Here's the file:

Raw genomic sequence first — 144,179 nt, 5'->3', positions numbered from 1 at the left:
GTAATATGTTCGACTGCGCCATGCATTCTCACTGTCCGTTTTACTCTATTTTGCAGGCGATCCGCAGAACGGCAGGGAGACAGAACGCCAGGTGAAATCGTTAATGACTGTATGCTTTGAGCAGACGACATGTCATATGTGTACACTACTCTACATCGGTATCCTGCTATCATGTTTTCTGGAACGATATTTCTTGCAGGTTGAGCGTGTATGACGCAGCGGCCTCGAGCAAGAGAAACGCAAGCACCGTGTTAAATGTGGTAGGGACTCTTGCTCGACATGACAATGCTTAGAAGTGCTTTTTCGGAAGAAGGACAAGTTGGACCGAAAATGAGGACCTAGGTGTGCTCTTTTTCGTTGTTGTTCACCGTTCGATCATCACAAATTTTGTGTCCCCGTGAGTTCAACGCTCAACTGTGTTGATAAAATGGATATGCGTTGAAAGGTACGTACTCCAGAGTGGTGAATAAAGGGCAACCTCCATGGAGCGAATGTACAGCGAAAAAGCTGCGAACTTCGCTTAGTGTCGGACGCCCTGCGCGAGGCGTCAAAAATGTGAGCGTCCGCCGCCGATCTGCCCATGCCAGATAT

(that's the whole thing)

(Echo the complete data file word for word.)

Raw genomic sequence first — 144,179 nt, 5'->3', positions numbered from 1 at the left:
GTAATATGTTCGACTGCGCCATGCATTCTCACTGTCCGTTTTACTCTATTTTGCAGGCGATCCGCAGAACGGCAGGGAGACAGAACGCCAGGTGAAATCGTTAATGACTGTATGCTTTGAGCAGACGACATGTCATATGTGTACACTACTCTACATCGGTATCCTGCTATCATGTTTTCTGGAACGATATTTCTTGCAGGTTGAGCGTGTATGACGCAGCGGCCTCGAGCAAGAGAAACGCAAGCACCGTGTTAAATGTGGTAGGGACTCTTGCTCGACATGACAATGCTTAGAAGTGCTTTTTCGGAAGAAGGACAAGTTGGACCGAAAATGAGGACCTAGGTGTGCTCTTTTTCGTTGTTGTTCACCGTTCGATCATCACAAATTTTGTGTCCCCGTGAGTTCAACGCTCAACTGTGTTGATAAAATGGATATGCGTTGAAAGGTACGTACTCCAGAGTGGTGAATAAAGGGCAACCTCCATGGAGCGAATGTACAGCGAAAAAGCTGCGAACTTCGCTTAGTGTCGGACGCCCTGCGCGAGGCGTCAAAAATGTGAGCGTCCGCCGCCGATCTGCCCATGCCAGATAT